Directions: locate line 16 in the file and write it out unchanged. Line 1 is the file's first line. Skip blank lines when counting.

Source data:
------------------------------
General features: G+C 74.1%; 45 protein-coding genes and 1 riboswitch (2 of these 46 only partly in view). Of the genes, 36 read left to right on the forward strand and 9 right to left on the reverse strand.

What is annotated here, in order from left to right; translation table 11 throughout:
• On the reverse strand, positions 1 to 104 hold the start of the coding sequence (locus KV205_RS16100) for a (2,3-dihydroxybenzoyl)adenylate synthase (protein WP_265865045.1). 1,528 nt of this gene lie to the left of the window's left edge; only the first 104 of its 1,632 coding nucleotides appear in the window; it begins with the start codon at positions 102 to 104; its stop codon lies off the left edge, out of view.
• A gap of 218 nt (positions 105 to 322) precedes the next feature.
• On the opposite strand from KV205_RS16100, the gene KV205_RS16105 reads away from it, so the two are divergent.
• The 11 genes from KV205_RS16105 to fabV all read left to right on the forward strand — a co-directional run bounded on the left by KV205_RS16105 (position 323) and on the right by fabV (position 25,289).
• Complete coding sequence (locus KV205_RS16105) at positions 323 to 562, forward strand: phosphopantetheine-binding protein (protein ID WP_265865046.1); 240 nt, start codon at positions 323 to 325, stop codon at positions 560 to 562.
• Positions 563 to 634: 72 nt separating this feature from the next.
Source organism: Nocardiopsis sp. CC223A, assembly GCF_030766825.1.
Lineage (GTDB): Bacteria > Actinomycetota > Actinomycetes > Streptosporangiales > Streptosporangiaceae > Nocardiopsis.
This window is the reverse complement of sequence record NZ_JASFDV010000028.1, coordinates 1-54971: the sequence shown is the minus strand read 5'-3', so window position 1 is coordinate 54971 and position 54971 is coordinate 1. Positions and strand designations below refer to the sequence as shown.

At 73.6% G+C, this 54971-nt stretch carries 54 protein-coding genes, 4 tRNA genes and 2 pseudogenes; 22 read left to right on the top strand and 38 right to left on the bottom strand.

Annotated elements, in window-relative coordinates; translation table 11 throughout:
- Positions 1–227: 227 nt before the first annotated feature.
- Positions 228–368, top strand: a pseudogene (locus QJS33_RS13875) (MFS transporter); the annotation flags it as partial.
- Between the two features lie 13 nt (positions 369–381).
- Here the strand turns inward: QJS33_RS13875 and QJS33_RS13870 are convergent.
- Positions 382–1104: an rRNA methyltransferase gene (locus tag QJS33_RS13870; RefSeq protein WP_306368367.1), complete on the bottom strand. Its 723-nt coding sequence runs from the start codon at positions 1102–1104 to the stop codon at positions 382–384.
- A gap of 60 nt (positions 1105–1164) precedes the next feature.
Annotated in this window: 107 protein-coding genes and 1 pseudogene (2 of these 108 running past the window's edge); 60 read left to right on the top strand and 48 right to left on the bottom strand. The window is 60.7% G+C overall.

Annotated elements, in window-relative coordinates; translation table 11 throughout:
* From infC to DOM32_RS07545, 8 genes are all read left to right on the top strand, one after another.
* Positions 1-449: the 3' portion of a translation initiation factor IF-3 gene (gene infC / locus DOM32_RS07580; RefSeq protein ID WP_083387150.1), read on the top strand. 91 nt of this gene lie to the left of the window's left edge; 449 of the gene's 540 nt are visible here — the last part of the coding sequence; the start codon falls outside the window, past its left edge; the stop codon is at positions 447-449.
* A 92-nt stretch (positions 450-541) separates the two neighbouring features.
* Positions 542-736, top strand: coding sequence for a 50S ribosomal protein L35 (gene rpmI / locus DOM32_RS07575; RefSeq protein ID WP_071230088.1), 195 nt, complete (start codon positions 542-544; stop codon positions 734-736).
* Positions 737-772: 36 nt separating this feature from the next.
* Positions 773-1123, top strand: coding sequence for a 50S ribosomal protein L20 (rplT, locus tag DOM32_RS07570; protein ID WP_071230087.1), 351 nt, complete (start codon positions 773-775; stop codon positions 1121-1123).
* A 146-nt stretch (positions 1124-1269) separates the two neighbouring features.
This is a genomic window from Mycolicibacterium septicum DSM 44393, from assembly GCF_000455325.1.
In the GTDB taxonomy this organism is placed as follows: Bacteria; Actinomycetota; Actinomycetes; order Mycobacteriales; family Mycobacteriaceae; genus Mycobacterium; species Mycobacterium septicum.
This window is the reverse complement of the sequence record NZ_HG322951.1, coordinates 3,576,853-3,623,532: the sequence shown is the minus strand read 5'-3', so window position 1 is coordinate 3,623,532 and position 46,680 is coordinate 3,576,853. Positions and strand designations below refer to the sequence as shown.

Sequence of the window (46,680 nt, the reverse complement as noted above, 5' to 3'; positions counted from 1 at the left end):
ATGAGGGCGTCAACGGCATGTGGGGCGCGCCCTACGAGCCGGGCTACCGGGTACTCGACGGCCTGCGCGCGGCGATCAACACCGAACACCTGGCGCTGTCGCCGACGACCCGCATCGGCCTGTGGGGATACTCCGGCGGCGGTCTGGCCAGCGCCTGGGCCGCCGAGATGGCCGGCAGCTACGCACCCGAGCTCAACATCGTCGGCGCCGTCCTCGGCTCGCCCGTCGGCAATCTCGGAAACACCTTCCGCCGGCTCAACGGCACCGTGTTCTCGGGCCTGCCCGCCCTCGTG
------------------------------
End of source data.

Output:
- Between the two features lie 13 nt (positions 369–381).